Ulias’ confidence has been soaring of late. Her 9.925 score on the uneven bars in a Feb. 27 meet against Oregon State led her to selection as the weekly Coaches Choice award honoree. Before the Bruins took on Cal in a road meet on March 6, Ulias talked about her rising confidence on a Zoom media call.

“I’d say that my confidence is definitely growing,” Ulias said. “In every meet that we go to, whether I’m doing like an exhibition or in an official competitive routine, I feel like an extra boost of confidence. Just doing it with my team-that makes it a lot more special. And it’s being surrounded by a bunch of amazing athletes is really inspiring for me.”

In regards to her breakthrough mark against the Beavers, Ulias said she owes that performance to her teammates and coaches.

“I wouldn’t say I expected that kind of performance, but it’s really cool that my coaches and my team believes that I could do a performance like that,” Ulias said. “So, they really brought out a lot of confidence in me. These past couple of weeks I’ve been working really hard in the gym just to perfect the little details [and] kind of work on my mental game when it comes to doing routines under pressure. So I think doing that really helped and it paid off at the right time.”

Performing under pressure is nothing new for Esparza. In 2018 and 2019, Esparza competed at the world championships representing Mexico. Placing ninth in the overall, Esparza was instrumental in leading Mexico to a bronze medal at the 2018 Pan American Games. The achievements don’t stop there for Esparza. Besides her showing at the Pan American Games and world championships, she also won the All-Around title at the 2018 Mexican National Championships.

Performing on the big stage would seem like it would be no big deal. But things are a bit different at the collegiate level. That’s one of the things she’s has had to make adjustments to, Esparza said.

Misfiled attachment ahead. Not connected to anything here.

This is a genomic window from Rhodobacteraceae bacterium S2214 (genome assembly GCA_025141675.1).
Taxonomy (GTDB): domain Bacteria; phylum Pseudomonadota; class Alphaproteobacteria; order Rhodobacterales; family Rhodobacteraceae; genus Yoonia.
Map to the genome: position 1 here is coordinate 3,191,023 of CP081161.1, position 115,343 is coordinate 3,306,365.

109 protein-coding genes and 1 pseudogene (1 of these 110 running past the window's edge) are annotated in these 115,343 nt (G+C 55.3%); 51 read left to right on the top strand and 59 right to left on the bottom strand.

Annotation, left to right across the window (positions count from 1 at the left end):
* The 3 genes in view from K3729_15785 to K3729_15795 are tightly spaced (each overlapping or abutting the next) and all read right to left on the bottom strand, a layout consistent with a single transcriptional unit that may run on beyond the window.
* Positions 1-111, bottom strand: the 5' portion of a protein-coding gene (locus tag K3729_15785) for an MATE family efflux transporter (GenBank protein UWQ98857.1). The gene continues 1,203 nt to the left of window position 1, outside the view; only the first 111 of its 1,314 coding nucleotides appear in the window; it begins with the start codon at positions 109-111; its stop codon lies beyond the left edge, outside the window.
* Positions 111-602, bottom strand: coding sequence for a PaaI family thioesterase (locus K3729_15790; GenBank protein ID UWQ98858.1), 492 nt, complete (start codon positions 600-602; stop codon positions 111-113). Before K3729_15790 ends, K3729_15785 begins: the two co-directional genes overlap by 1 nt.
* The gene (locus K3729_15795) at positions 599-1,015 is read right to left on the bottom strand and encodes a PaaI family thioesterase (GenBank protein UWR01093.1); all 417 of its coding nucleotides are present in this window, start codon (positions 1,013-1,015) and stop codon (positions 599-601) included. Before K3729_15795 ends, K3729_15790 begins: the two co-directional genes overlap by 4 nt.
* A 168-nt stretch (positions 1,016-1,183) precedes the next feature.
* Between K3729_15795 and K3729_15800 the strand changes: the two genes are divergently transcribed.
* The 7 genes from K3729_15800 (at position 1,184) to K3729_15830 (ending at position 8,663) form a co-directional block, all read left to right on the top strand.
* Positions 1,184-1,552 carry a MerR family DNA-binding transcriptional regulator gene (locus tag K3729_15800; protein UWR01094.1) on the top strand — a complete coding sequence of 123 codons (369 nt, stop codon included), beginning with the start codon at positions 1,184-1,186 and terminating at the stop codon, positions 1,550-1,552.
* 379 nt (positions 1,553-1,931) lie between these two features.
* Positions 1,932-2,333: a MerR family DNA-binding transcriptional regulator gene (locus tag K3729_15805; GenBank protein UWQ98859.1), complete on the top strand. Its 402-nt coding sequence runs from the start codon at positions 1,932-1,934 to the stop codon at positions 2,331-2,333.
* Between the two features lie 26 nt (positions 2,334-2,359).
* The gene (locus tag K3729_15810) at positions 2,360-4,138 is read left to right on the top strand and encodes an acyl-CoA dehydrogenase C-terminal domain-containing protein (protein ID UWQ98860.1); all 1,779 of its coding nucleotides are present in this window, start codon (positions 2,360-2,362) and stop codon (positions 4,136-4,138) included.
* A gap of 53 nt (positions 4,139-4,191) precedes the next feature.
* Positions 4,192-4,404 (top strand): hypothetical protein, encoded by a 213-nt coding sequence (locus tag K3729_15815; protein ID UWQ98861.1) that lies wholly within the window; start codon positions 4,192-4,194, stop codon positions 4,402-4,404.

UCLA gymnast Chae Campbell has won three Pac-12 Freshman of the Week honors. Photo credit: Dennis J. Freeman/News4usonline
UCLA gymnast Chae Campbell has won three Pac-12 Freshman of the Week honors. Photo credit: Dennis J. Freeman/News4usonline

“It’s been very different,” Esparza said. “It’s helped me like I realize I actually-it’s more of a team thing not so much of an individual. So, I know that I have people that have my back, and they’re there to support me, whether I do good or bad. So, it’s kind of like a safety net for me and it’s nice to know that I have a lot of people on my side.”

What’s also been different for Esparza is learning to bounce back from a mistake. Esparza, who won the Pac-12 Freshman of the Week award after collecting scores of 9.9 on the uneven bars and 9.8 on the balance beam in a Jan. 23 meet against Arizona State, had to quickly adapt a moving mindset, Waller said.

“Being a champion is not about being perfect,” Waller said. “Being a champion is about how quickly you can recover from an error, whether that’s during a routine. Let’s say you miss a little handstand, you have a slight wobble on beam. So you have this slight half-tenth deduction. Champions have that and then they recover. Like in milliseconds instead in an hour or two days. Her ability to recover emotionally from a little error is getting quicker and quicker.”

The success of UCLA’s freshmen gymnasts has been heightened by the electric performances of Campbell, Waller’s first signed recruit as the Bruins head coach.

“I am extremely happy to have Chae join the team,” Waller said after officially landing the three-time Texas state vault champion. “Chae is an independent thinker and self-assured. She brings a fun and light demeanor but with a fierce competitiveness that you might not expect. She has great character and will prove to be a great teammate and friend to her new Bruin family.”

A two-time Junior Olympics National Team member, Campbell has shined brightly for the Bruins this season. In many ways, Campbell may have exceeded Waller’s expectations. Outside of the Bruins’ season closeout meet against San Jose State, Campbell has captured the vault four times.

Campbell has been so good in just about everything she does that she has won the Pac-12 Freshman of the Week honors three times, including putting together a riveting 39.625 all-around score against Cal. It’s the third time this season that Campbell has posted a meet’s best all-around mark.

Whether things are flowing the way she expects them to if there is a bad rotation day, being consistent is something Campbell said she tries to do by relying on the work she puts in.

“I think it’s really just how I train is important,” Campbell said. “It’s not about like getting in all the numbers, but just doing what I can do as consistently as possible…no matter what happens out there, just trusting in my training is key.”

Featured image caption: UCLA freshman Chae Campbell performing a floor routine during meet competition. Photo credit: UCLA Athletics